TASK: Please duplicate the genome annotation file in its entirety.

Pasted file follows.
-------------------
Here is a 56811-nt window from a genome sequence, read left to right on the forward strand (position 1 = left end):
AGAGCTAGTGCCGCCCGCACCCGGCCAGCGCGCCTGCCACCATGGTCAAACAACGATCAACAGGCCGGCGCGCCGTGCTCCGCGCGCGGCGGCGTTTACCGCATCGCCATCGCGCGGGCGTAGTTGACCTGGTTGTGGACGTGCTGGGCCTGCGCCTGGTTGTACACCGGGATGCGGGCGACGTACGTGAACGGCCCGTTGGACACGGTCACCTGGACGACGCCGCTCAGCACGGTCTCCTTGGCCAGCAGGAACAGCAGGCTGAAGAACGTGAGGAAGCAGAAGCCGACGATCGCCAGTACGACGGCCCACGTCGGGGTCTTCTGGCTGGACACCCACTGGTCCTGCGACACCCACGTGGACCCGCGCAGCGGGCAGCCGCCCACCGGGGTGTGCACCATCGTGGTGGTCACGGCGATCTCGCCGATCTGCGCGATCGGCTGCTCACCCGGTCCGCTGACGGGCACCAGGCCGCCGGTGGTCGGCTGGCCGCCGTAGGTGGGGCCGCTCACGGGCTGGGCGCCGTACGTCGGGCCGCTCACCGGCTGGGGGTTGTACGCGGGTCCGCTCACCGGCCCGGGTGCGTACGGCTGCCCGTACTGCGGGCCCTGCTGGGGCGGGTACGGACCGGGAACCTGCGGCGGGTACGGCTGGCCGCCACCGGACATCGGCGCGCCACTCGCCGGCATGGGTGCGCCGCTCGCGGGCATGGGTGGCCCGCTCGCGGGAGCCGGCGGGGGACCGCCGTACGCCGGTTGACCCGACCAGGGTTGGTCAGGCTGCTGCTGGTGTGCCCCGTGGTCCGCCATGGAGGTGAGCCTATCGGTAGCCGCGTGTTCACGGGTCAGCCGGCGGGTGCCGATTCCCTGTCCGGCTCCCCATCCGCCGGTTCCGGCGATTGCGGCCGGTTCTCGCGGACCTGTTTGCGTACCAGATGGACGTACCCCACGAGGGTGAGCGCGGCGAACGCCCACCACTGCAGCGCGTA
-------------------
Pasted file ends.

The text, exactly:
Here is a 56811-nt window from a genome sequence, read left to right on the forward strand (position 1 = left end):
AGAGCTAGTGCCGCCCGCACCCGGCCAGCGCGCCTGCCACCATGGTCAAACAACGATCAACAGGCCGGCGCGCCGTGCTCCGCGCGCGGCGGCGTTTACCGCATCGCCATCGCGCGGGCGTAGTTGACCTGGTTGTGGACGTGCTGGGCCTGCGCCTGGTTGTACACCGGGATGCGGGCGACGTACGTGAACGGCCCGTTGGACACGGTCACCTGGACGACGCCGCTCAGCACGGTCTCCTTGGCCAGCAGGAACAGCAGGCTGAAGAACGTGAGGAAGCAGAAGCCGACGATCGCCAGTACGACGGCCCACGTCGGGGTCTTCTGGCTGGACACCCACTGGTCCTGCGACACCCACGTGGACCCGCGCAGCGGGCAGCCGCCCACCGGGGTGTGCACCATCGTGGTGGTCACGGCGATCTCGCCGATCTGCGCGATCGGCTGCTCACCCGGTCCGCTGACGGGCACCAGGCCGCCGGTGGTCGGCTGGCCGCCGTAGGTGGGGCCGCTCACGGGCTGGGCGCCGTACGTCGGGCCGCTCACCGGCTGGGGGTTGTACGCGGGTCCGCTCACCGGCCCGGGTGCGTACGGCTGCCCGTACTGCGGGCCCTGCTGGGGCGGGTACGGACCGGGAACCTGCGGCGGGTACGGCTGGCCGCCACCGGACATCGGCGCGCCACTCGCCGGCATGGGTGCGCCGCTCGCGGGCATGGGTGGCCCGCTCGCGGGAGCCGGCGGGGGACCGCCGTACGCCGGTTGACCCGACCAGGGTTGGTCAGGCTGCTGCTGGTGTGCCCCGTGGTCCGCCATGGAGGTGAGCCTATCGGTAGCCGCGTGTTCACGGGTCAGCCGGCGGGTGCCGATTCCCTGTCCGGCTCCCCATCCGCCGGTTCCGGCGATTGCGGCCGGTTCTCGCGGACCTGTTTGCGTACCAGATGGACGTACCCCACGAGGGTGAGCGCGGCGAACGCCCACCACTGCAGCGCGTA